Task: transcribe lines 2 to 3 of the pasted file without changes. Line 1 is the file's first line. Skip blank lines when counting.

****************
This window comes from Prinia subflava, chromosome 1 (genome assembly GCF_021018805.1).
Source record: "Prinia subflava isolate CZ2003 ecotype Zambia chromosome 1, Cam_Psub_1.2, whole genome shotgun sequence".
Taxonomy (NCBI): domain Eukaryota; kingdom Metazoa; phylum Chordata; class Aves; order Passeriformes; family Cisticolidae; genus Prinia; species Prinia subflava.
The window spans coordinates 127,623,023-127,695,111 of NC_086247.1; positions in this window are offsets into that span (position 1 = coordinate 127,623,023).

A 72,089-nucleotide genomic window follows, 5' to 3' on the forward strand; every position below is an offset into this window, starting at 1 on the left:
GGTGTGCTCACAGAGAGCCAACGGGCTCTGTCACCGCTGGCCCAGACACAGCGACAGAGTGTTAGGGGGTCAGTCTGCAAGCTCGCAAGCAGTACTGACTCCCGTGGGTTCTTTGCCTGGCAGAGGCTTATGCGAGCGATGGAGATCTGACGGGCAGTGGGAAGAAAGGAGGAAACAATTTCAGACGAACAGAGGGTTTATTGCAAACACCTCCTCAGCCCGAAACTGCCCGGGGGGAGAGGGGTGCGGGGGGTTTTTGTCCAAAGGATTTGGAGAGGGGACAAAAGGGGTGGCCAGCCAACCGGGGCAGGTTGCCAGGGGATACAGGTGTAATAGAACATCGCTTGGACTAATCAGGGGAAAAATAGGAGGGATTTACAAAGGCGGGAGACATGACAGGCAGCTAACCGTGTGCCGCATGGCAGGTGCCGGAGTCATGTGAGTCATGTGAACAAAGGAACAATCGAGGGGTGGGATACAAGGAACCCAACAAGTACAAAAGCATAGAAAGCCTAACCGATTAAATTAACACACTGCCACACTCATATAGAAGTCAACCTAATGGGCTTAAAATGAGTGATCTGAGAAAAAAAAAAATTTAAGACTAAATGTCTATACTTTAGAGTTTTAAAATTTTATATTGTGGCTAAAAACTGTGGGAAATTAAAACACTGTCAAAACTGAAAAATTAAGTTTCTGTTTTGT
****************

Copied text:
Source record: "Prinia subflava isolate CZ2003 ecotype Zambia chromosome 1, Cam_Psub_1.2, whole genome shotgun sequence".
Taxonomy (NCBI): domain Eukaryota; kingdom Metazoa; phylum Chordata; class Aves; order Passeriformes; family Cisticolidae; genus Prinia; species Prinia subflava.